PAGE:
Rye may be introduced as soon as a baby is ready to start solids, which is generally around 6 months of age. Note that rye contains gluten and therefore is not safe for those with celiac disease or non-celiac gluten sensitivity.
Rye is part of the same plant family as barley and wheat, and while those grains are more widely grown, rye has an edge: it thrives in cooler, wetter climates. Trade brought rye from its origins around the Mediterranean Sea to the northern regions of Europe and Asia, where the hardy grain thrived in harsh growing conditions. In fact, before modern food preservation and global trade, rye beat out wheat in those regions, becoming a staple food known as råg, rukis, seigle, and zyto that is still consumed today. While whole rye grains can be cooked and eaten, rye is often ground into flour to make breads like American sissel bread, Danish rugbrød, German pumpernickel, Polish chlep zytni, and Swedish limpa.
Maya, 6 months, eats strips of toasted rye bread with labneh spread on top.
Cooper, 11 months, eats rye berries.
Callie, 17 months, eats a slice of rye bread.
Yes. Whole grain rye, sometimes called rye berry, has plenty of carbohydrates, some protein, and is a noteworthy source of fiber, providing more than many other grains. Rye contains a unique combination of particular fibers that promote gut health by supporting a baby’s developing microbiome. Whole grain rye also contains some vitamin B6, iron, and zinc, all of which are essential for early childhood growth and development. White and light rye flours primarily contain carbohydrates and less of whole grain rye’s other nutrients. Dark rye flour is made with more of the whole grain, and therefore contains more nutrients, including fiber and iron.
As with most grains, rye is susceptible to many types of pests, so pesticide use is common. In general, thoroughly rinsing grains can help reduce pesticide residue.
★Tip: When shopping for whole grain rye or rye flour, check out the bulk bins: bulk rye tends to be more affordable, and even organic rye can be much cheaper when bought this way. Store whole grain rye and rye flours in air-tight containers, away from light and moisture.
Yes—if a child does not have an allergy to gluten-containing grains, celiac disease, or non-celiac gluten sensitivity. Gluten is a type of protein in wheat and other grains such as barley, rye, and triticale, and can also be present in certain kinds of oats. Gluten is fine to consume, but it becomes problematic for individuals with celiac disease, an autoimmune condition that affects an estimated 1-2% of the Western world. When an individual with celiac disease consumes food with gluten, the small intestine becomes damaged. Some individuals may be sensitive to gluten but may not have a wheat allergy or celiac disease – this reaction may be non-celiac gluten sensitivity (not generally common in babies and toddlers). However, gluten-containing grains can also contain carbohydrates like fructans that are difficult for some individuals to digest, which can be mistaken for allergies or intolerance to gluten.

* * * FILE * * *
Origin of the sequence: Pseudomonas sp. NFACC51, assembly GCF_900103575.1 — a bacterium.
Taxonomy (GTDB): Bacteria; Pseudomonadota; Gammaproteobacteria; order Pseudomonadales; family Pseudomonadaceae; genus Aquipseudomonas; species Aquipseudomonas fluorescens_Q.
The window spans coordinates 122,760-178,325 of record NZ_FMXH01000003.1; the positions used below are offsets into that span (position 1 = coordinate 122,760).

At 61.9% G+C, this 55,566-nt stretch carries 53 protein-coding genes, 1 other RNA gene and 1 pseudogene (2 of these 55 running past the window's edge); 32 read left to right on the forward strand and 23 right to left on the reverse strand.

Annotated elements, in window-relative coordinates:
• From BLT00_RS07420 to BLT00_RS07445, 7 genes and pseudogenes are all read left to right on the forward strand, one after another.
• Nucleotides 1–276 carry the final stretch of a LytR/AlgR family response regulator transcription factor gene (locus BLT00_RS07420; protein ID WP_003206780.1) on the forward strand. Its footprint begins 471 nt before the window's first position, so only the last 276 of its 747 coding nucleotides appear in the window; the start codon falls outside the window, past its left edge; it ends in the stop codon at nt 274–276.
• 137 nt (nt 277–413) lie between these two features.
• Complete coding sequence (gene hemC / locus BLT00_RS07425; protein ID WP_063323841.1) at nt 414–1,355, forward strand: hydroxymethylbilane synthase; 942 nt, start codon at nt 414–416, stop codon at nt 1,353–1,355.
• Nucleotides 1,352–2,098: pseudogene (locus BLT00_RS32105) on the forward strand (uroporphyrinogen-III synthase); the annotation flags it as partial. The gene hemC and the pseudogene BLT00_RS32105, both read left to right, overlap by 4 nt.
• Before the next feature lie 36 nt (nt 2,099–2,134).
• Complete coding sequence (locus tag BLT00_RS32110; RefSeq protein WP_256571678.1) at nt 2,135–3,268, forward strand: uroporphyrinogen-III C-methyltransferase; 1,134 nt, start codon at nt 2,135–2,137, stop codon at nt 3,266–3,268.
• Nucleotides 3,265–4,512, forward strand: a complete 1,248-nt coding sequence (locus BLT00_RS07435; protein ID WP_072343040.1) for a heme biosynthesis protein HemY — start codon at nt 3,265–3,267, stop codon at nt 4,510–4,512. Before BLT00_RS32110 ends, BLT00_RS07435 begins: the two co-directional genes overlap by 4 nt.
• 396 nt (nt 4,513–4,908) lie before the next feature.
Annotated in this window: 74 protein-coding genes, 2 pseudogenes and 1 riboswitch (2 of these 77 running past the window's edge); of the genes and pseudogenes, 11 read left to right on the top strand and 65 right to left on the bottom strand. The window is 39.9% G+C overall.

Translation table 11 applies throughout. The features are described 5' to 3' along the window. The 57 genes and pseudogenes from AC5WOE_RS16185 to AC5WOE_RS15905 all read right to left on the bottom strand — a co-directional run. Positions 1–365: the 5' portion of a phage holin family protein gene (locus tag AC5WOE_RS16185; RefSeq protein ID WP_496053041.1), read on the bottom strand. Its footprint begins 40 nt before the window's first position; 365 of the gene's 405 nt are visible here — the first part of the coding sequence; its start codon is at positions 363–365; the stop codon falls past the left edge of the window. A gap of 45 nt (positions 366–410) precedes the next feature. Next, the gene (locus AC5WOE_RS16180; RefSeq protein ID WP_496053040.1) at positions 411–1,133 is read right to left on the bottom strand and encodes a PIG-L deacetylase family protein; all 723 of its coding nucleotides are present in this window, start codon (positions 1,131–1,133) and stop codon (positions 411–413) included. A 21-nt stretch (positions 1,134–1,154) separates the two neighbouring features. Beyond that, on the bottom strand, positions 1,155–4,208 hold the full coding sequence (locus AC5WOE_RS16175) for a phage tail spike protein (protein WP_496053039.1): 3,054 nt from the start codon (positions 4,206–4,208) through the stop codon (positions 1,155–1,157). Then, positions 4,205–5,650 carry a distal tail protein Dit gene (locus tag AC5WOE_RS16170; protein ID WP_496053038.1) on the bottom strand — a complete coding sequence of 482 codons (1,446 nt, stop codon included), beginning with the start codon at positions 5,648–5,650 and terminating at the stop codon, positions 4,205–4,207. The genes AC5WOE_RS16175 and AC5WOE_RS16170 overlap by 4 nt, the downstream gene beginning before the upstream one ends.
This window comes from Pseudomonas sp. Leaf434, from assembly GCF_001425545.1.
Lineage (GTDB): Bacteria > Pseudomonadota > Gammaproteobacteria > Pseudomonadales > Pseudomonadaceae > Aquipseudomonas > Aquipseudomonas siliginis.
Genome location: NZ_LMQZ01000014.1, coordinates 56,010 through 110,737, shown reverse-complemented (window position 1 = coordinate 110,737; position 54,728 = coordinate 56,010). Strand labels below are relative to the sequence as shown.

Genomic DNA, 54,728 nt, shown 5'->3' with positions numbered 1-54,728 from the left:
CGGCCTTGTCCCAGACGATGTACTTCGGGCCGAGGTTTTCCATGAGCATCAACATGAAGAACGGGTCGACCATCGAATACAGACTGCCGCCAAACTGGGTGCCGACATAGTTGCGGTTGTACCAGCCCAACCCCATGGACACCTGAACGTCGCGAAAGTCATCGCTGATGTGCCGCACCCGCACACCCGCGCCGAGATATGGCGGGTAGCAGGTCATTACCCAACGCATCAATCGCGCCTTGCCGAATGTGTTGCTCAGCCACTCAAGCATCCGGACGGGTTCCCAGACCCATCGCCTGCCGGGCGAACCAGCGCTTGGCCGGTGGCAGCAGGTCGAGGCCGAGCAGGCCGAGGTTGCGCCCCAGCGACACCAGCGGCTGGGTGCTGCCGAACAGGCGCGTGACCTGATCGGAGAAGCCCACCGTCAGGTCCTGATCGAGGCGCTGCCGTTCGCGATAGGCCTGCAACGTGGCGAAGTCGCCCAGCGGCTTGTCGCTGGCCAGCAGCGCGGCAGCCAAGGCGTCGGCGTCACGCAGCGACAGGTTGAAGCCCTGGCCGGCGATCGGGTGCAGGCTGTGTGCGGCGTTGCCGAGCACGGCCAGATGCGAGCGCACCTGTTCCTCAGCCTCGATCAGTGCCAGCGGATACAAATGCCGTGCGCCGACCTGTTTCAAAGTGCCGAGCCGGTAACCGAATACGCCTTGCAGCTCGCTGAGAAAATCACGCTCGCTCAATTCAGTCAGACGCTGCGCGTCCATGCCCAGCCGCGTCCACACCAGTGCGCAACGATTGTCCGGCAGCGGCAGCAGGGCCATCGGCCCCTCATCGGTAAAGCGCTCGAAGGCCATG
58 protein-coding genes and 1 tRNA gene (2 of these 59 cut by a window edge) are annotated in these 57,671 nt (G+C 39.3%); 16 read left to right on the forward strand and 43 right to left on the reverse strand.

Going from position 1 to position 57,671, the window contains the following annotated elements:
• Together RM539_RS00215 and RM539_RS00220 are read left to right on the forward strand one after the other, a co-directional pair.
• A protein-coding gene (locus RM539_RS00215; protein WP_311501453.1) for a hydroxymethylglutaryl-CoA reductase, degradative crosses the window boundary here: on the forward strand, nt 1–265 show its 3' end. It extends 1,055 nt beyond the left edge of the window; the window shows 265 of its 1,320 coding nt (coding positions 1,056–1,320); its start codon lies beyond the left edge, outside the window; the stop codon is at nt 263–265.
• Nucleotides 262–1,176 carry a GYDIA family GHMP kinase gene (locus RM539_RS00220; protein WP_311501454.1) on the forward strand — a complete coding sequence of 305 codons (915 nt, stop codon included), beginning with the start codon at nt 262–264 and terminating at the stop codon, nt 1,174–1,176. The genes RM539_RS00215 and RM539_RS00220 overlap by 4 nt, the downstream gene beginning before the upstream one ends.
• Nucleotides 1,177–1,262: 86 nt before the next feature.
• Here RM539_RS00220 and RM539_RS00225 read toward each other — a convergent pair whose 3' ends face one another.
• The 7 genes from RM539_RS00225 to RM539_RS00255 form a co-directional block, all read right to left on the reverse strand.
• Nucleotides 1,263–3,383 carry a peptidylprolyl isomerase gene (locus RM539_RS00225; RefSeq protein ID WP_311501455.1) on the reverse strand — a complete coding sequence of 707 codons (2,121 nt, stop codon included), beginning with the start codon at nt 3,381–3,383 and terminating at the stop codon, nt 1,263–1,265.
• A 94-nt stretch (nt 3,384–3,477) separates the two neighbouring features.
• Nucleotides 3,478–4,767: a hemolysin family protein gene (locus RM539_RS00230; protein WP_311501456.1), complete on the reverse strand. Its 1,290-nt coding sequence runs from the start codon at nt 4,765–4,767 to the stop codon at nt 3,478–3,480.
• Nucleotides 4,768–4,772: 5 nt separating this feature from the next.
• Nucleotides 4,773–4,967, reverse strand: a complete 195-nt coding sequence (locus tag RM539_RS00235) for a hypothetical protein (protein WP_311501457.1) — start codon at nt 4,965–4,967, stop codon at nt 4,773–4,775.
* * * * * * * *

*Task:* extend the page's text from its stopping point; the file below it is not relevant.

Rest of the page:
No, cooked rye berries should not pose a choking risk, although various products made from rye certainly could and in theory an individual can choke on any food.. Breads made with rye flour can also glom up in baby’s mouth. To make the texture easier for baby to handle, toast bread well before serving. Whole grain rye berries are small enough that they do not present a choking hazard, but they do pose a higher risk for aspiration, or entering the trachea and bronchial tree during a poorly coordinated swallow, but this risk is lowest when baby is self-feeding. Never put rye berries in a baby’s mouth. As always, make sure you create a safe eating environment and stay within an arm’s reach of baby during meals. For more information on choking, visit our sections on gagging and choking and familiarize yourself with the list of common choking hazards.
No, rye is not considered a common cause of IgE-mediated allergies, although allergic reactions to rye have been reported. Individuals who are allergic to wheat or barley may also be sensitive to rye, which is also a gluten-containing grain. Keep in mind that breads containing rye often contain multiple grains and common allergens, such as dairy, eggs, sesame, soy, and wheat.
Gluten-containing grains have been reported as a trigger of food protein-induced enterocolitis syndrome, also known as FPIES. FPIES is a rare and delayed allergy to food protein which causes the sudden onset of repetitive vomiting and diarrhea to begin a few hours after ingestion of the food trigger. Left untreated, the reaction can result in significant dehydration. Fortunately, most cases resolve completely by early childhood. To learn more about FPIES, read our post on Food Allergens and Babies.
Rye contains gluten, which must be avoided in those who have celiac disease. Celiac disease requires a strict, lifelong gluten-free diet and lifestyle. A gluten “allergy” is typically a misnomer, often in reference to celiac disease. Triticale is a hybrid grain made from wheat and rye and should be avoided in those with wheat or rye allergy, celiac disease, and non-celiac gluten sensitivity.
Individuals with Oral Allergy Syndrome (also known as pollen food allergy syndrome) may be sensitive to rye, particularly those who are allergic to grass pollen. In some cases, patients with pollen food allergy syndrome develop bloating and abdominal discomfort after consuming large quantities of rye.
While rare, some individuals have a condition known as food-dependent, exercise-induced anaphylaxis, which can result in a severe allergic reaction if the person exercises within a few hours after eating certain food allergens, including gluten-containing grains such as rye. These patients should avoid eating rye in the four hours before strenuous activity.
If you suspect baby is allergic to rye, talk to your baby’s doctor before introducing rye at home. As you would when introducing any new food, start by offering a small quantity for the first few servings and watch closely for any signs of an allergic reaction. If there is no adverse reaction, gradually increase the amount over future servings.